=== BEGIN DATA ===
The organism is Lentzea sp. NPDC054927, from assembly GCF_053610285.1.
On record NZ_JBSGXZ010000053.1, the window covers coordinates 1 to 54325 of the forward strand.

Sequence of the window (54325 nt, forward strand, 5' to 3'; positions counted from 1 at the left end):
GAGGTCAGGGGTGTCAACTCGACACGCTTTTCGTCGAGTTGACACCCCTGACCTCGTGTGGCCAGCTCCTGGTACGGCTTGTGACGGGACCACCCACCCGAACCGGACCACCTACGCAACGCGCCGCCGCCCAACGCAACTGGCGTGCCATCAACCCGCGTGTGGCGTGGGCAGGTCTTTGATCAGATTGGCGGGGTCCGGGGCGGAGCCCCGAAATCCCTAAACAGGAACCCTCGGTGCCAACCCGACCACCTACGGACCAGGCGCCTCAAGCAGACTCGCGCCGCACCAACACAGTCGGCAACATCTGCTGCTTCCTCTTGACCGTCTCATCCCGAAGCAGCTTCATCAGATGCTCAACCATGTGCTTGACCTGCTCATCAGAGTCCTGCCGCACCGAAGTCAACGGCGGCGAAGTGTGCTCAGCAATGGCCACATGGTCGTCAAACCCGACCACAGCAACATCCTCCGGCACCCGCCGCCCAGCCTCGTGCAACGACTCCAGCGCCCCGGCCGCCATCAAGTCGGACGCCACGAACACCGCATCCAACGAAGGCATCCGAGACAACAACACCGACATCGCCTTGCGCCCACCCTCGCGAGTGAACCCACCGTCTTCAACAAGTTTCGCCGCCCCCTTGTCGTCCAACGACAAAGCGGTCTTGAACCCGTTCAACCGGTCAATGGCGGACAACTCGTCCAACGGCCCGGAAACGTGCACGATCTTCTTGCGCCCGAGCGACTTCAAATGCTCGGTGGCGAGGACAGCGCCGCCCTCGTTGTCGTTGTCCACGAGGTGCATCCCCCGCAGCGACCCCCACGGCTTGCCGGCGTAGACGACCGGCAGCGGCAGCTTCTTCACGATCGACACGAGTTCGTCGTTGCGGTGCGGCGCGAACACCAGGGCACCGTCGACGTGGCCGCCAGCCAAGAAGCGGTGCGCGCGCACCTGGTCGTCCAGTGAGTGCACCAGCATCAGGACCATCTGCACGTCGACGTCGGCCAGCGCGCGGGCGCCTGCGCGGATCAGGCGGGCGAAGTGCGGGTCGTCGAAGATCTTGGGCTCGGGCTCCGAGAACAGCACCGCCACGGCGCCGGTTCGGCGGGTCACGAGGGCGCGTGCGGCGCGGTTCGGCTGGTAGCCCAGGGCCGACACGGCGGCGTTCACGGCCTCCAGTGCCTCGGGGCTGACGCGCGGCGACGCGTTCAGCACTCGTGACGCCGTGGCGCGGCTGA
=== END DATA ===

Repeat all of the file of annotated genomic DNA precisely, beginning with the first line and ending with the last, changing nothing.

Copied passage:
The organism is Lentzea sp. NPDC054927, from assembly GCF_053610285.1.
On record NZ_JBSGXZ010000053.1, the window covers coordinates 1 to 54325 of the forward strand.

Sequence of the window (54325 nt, forward strand, 5' to 3'; positions counted from 1 at the left end):
GAGGTCAGGGGTGTCAACTCGACACGCTTTTCGTCGAGTTGACACCCCTGACCTCGTGTGGCCAGCTCCTGGTACGGCTTGTGACGGGACCACCCACCCGAACCGGACCACCTACGCAACGCGCCGCCGCCCAACGCAACTGGCGTGCCATCAACCCGCGTGTGGCGTGGGCAGGTCTTTGATCAGATTGGCGGGGTCCGGGGCGGAGCCCCGAAATCCCTAAACAGGAACCCTCGGTGCCAACCCGACCACCTACGGACCAGGCGCCTCAAGCAGACTCGCGCCGCACCAACACAGTCGGCAACATCTGCTGCTTCCTCTTGACCGTCTCATCCCGAAGCAGCTTCATCAGATGCTCAACCATGTGCTTGACCTGCTCATCAGAGTCCTGCCGCACCGAAGTCAACGGCGGCGAAGTGTGCTCAGCAATGGCCACATGGTCGTCAAACCCGACCACAGCAACATCCTCCGGCACCCGCCGCCCAGCCTCGTGCAACGACTCCAGCGCCCCGGCCGCCATCAAGTCGGACGCCACGAACACCGCATCCAACGAAGGCATCCGAGACAACAACACCGACATCGCCTTGCGCCCACCCTCGCGAGTGAACCCACCGTCTTCAACAAGTTTCGCCGCCCCCTTGTCGTCCAACGACAAAGCGGTCTTGAACCCGTTCAACCGGTCAATGGCGGACAACTCGTCCAACGGCCCGGAAACGTGCACGATCTTCTTGCGCCCGAGCGACTTCAAATGCTCGGTGGCGAGGACAGCGCCGCCCTCGTTGTCGTTGTCCACGAGGTGCATCCCCCGCAGCGACCCCCACGGCTTGCCGGCGTAGACGACCGGCAGCGGCAGCTTCTTCACGATCGACACGAGTTCGTCGTTGCGGTGCGGCGCGAACACCAGGGCACCGTCGACGTGGCCGCCAGCCAAGAAGCGGTGCGCGCGCACCTGGTCGTCCAGTGAGTGCACCAGCATCAGGACCATCTGCACGTCGACGTCGGCCAGCGCGCGGGCGCCTGCGCGGATCAGGCGGGCGAAGTGCGGGTCGTCGAAGATCTTGGGCTCGGGCTCCGAGAACAGCACCGCCACGGCGCCGGTTCGGCGGGTCACGAGGGCGCGTGCGGCGCGGTTCGGCTGGTAGCCCAGGGCCGACACGGCGGCGTTCACGGCCTCCAGTGCCTCGGGGCTGACGCGCGGCGACGCGTTCAGCACTCGTGACGCCGTGGCGCGGCTGA